A Western Australian MP has questioned the thoroughness of the Department of Agriculture’s recent investigation into allegations live export ship workers were paid by animal rights groups in exchange for images of animal cruelty.
The Department of Agriculture announced on Friday it had concluded its investigation and it had found no evidence illegal payments were made or that images were contrived.
In the House of Representatives on Tuesday Federal Liberal Member for the WA seat of O’Connor, Rick Wilson, alleged he had possession of a number of bank statements and emails between animal rights activists and whistle blowers.
Mr Wilson said the footage allegedly captured by whistleblowers and aired by 60 minutes last year had been very damaging to the live sheep trade, which was a critical industry for WA. The trade was worth $180 million per annum, with the bulk of sheep exported from the State sourced from his electorate of O’Connor.
Mr Wilson said the resumption of the trade had seen more than 718,000 sheep exported in 11 voyages, with a total of 1800 mortalities.
“That is an extraordinary result,” he said. “As a lifelong sheep farmer, I can tell you that you don’t get those sorts of results running sheep in a paddock, so the trade has really turned things around and is operating very efficiently and effectively.”
Mr Wilson told Parliament he had obtained copies of bank statements indicating payments of almost $175,000 had been made to a live export ship whistle blower. He also read contents of alleged emails between Animals Australia and ship workers, which he alleged involved instructions being given and offers of payment being made.
He said he had passed the information he had in his possession to the Australian Federal Police and asked it to conduct an investigation, because he believed the AFP had stronger investigative powers than the compliance unit of the Department of Agriculture.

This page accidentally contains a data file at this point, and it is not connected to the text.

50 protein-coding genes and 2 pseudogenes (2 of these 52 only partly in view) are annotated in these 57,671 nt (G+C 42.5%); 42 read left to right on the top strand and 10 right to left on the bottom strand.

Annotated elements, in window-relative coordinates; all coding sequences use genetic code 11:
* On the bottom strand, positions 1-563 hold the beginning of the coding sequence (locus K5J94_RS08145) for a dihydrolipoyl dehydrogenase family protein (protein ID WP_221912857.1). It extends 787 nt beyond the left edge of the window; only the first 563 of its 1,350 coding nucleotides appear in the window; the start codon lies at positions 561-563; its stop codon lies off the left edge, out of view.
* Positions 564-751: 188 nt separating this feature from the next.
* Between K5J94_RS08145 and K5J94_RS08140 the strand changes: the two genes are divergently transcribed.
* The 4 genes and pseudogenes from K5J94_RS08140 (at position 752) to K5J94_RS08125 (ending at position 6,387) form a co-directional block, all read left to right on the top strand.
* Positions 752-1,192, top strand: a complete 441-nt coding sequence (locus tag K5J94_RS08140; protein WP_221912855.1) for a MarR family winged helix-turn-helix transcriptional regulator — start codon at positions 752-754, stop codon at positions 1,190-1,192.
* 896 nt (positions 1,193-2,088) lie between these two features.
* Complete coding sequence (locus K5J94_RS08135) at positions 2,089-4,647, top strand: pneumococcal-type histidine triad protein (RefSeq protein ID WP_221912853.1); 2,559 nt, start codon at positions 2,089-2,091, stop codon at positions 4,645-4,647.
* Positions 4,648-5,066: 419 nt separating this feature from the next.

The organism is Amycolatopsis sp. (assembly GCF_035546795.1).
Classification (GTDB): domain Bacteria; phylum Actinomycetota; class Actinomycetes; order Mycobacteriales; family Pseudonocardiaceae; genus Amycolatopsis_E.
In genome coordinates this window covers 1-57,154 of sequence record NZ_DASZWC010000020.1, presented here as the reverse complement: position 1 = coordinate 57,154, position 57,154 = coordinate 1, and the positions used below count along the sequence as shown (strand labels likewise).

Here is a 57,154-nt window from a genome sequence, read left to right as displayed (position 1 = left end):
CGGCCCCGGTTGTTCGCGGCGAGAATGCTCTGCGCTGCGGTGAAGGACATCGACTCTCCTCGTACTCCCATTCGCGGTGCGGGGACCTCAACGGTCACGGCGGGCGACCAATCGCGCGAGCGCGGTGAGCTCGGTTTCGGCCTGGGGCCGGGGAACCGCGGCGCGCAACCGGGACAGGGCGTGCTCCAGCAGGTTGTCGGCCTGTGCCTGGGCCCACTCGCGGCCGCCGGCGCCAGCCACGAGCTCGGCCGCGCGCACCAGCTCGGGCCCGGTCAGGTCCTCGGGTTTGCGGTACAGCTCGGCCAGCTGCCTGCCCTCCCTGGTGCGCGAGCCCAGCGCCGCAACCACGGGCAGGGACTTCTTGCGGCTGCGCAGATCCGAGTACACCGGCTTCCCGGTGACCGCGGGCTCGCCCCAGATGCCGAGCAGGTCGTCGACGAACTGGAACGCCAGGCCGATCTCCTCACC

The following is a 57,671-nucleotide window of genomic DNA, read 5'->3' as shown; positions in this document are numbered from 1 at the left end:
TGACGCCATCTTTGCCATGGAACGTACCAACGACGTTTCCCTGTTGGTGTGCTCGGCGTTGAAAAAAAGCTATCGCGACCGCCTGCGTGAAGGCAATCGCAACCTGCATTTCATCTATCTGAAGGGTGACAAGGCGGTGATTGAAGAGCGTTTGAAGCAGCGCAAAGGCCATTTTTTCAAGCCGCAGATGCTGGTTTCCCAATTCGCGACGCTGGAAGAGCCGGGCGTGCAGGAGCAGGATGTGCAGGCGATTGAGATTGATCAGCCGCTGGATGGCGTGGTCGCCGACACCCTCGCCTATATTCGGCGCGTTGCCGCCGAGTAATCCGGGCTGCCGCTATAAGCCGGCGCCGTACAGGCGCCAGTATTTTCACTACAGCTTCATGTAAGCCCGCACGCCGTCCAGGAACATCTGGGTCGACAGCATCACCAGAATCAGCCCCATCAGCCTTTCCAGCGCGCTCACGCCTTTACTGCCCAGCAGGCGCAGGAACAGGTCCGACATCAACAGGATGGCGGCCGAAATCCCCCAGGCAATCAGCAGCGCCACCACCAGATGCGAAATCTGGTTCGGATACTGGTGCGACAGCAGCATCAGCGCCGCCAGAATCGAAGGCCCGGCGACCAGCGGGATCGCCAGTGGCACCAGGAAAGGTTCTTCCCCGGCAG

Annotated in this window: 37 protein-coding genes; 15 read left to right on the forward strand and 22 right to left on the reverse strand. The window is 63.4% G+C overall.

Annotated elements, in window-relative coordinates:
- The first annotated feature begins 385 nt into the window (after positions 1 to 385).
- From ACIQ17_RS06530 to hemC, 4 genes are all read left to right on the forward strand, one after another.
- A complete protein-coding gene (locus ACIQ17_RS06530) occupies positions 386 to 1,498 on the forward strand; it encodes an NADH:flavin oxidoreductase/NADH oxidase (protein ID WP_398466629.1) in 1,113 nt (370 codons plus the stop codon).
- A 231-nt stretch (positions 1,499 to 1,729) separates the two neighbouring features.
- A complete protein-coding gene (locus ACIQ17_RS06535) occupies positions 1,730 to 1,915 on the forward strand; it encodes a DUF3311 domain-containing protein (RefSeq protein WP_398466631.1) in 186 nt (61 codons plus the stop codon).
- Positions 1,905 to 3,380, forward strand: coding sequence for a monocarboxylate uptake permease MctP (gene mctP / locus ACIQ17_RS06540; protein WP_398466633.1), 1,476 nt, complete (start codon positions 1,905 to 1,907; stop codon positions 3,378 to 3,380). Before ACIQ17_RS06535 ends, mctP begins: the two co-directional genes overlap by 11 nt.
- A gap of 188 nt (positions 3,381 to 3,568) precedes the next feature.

Mr Wilson said he was told by the AFP that because the events allegedly documented in the bank statements that he provided took place in the Middle East, it was outside their jurisdiction.
He said he was told by the AFP the information was then handed to the Department of Agriculture’s investigative unit.
The Department of Agriculture announced last Friday, July 26, that it had found no evidence to suggest breaches of Commonwealth law had been committed in relation to alleged payments, and no evidence that footage was contrived or that ventilation fans had been turned off.
Mr Wilson told Parliament he would be putting more questions to the Department of Agriculture investigative unit, including what powers its investigators have to compel witness statements; whether the department verified if the alleged bank statements he had provided to the AFP were legitimate; whether the department spoke to the people who allegedly deposited funds into the accounts of the whistle blower, and whether the department had reviewed the alleged emails from Animals Australia to verify their authenticity.
“In relation to not finding any criminality, let me just say that my industry, the industry that underpins the livestock industry in Western Australia and that supports thousands of farmers across our state, was tried in the court of public opinion.
“I believe that my farmers and the public of Australia are owed the facts of this matter.
“If $175,000 was paid to a whistle blower to provide that footage, I think that not only my farmers but the Australian public have a right to know. I will pursue this to the bitter end to find out whether that was in fact the case.”
Sheep Central has asked the Department of Agriculture for a response to Mr Wilson’s comments today which will be published when received.